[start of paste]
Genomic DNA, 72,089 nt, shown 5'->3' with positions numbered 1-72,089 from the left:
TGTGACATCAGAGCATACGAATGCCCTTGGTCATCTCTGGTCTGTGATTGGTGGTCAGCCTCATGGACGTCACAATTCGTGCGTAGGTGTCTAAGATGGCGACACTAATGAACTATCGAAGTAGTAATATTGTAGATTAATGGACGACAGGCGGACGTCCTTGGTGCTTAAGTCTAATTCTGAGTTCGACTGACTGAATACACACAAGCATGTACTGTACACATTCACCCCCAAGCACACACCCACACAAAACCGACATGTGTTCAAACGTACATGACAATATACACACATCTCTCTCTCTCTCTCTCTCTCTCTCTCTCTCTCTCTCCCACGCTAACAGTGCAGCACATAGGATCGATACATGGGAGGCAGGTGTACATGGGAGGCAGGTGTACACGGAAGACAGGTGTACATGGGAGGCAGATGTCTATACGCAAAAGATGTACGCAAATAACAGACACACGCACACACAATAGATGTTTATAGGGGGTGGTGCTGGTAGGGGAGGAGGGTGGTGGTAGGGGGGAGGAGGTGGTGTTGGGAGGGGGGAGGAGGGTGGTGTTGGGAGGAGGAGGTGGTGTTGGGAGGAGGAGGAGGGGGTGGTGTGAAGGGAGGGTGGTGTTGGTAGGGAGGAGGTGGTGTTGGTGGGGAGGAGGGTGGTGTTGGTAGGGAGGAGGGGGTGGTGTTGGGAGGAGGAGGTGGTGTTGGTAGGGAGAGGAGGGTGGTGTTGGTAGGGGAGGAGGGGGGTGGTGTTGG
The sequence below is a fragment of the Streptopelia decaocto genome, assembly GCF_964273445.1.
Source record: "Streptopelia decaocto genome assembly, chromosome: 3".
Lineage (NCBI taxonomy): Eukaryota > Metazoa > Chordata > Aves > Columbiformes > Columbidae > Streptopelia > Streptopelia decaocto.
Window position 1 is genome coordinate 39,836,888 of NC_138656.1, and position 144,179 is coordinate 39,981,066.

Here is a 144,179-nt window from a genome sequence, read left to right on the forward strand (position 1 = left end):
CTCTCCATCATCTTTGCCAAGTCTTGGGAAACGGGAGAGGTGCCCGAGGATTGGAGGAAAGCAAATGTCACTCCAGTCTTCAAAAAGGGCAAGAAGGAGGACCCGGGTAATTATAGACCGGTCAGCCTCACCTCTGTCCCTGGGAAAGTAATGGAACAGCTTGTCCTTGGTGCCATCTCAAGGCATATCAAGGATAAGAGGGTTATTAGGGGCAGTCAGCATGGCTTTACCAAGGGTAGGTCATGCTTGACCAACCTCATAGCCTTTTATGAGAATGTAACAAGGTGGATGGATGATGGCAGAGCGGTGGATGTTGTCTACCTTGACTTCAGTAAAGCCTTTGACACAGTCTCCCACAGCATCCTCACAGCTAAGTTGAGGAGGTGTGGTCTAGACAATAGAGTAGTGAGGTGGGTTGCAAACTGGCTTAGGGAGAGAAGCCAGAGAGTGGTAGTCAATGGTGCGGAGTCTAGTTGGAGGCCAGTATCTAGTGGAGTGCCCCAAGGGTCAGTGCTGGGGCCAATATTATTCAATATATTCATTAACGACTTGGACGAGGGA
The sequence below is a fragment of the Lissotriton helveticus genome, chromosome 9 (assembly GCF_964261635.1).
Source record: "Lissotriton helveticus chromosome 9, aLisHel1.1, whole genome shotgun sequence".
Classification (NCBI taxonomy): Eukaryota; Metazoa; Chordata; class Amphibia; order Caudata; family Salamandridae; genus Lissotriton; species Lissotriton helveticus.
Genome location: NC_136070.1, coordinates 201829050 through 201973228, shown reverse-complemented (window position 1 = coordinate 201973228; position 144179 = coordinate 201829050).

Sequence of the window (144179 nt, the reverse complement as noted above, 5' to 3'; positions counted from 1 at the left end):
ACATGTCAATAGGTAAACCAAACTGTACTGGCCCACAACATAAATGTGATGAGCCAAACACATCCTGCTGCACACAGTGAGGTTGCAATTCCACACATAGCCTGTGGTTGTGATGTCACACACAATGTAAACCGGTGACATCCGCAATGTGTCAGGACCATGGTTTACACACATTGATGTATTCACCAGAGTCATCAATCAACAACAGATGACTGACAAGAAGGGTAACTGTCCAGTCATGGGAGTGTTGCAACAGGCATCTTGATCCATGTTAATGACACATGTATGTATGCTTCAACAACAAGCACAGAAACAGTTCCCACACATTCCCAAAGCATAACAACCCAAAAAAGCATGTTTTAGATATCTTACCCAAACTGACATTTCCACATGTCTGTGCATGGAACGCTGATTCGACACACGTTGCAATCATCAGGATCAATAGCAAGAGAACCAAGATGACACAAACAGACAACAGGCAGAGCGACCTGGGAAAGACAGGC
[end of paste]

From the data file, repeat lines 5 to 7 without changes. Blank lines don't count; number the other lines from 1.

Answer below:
Lineage (NCBI taxonomy): Eukaryota > Metazoa > Chordata > Aves > Columbiformes > Columbidae > Streptopelia > Streptopelia decaocto.
Window position 1 is genome coordinate 39,836,888 of NC_138656.1, and position 144,179 is coordinate 39,981,066.

Here is a 144,179-nt window from a genome sequence, read left to right on the forward strand (position 1 = left end):